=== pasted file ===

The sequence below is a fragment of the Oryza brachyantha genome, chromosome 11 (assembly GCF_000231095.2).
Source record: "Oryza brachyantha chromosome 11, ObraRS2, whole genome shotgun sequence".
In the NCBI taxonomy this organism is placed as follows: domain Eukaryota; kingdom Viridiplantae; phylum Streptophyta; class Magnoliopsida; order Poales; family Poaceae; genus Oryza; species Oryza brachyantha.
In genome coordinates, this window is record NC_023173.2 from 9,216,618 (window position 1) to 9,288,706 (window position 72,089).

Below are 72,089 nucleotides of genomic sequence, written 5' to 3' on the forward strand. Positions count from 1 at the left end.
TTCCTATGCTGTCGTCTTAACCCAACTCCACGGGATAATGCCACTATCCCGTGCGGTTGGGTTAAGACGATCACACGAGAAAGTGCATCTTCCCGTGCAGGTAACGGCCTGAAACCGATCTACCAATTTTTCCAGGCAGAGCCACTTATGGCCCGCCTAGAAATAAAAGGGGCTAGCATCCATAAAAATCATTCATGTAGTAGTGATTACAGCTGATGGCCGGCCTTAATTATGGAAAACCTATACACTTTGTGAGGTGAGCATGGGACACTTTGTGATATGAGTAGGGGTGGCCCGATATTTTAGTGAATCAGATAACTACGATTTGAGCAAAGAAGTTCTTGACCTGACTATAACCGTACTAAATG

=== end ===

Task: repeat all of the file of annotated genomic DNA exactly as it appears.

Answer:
The sequence below is a fragment of the Oryza brachyantha genome, chromosome 11 (assembly GCF_000231095.2).
Source record: "Oryza brachyantha chromosome 11, ObraRS2, whole genome shotgun sequence".
In the NCBI taxonomy this organism is placed as follows: domain Eukaryota; kingdom Viridiplantae; phylum Streptophyta; class Magnoliopsida; order Poales; family Poaceae; genus Oryza; species Oryza brachyantha.
In genome coordinates, this window is record NC_023173.2 from 9,216,618 (window position 1) to 9,288,706 (window position 72,089).

Below are 72,089 nucleotides of genomic sequence, written 5' to 3' on the forward strand. Positions count from 1 at the left end.
TTCCTATGCTGTCGTCTTAACCCAACTCCACGGGATAATGCCACTATCCCGTGCGGTTGGGTTAAGACGATCACACGAGAAAGTGCATCTTCCCGTGCAGGTAACGGCCTGAAACCGATCTACCAATTTTTCCAGGCAGAGCCACTTATGGCCCGCCTAGAAATAAAAGGGGCTAGCATCCATAAAAATCATTCATGTAGTAGTGATTACAGCTGATGGCCGGCCTTAATTATGGAAAACCTATACACTTTGTGAGGTGAGCATGGGACACTTTGTGATATGAGTAGGGGTGGCCCGATATTTTAGTGAATCAGATAACTACGATTTGAGCAAAGAAGTTCTTGACCTGACTATAACCGTACTAAATG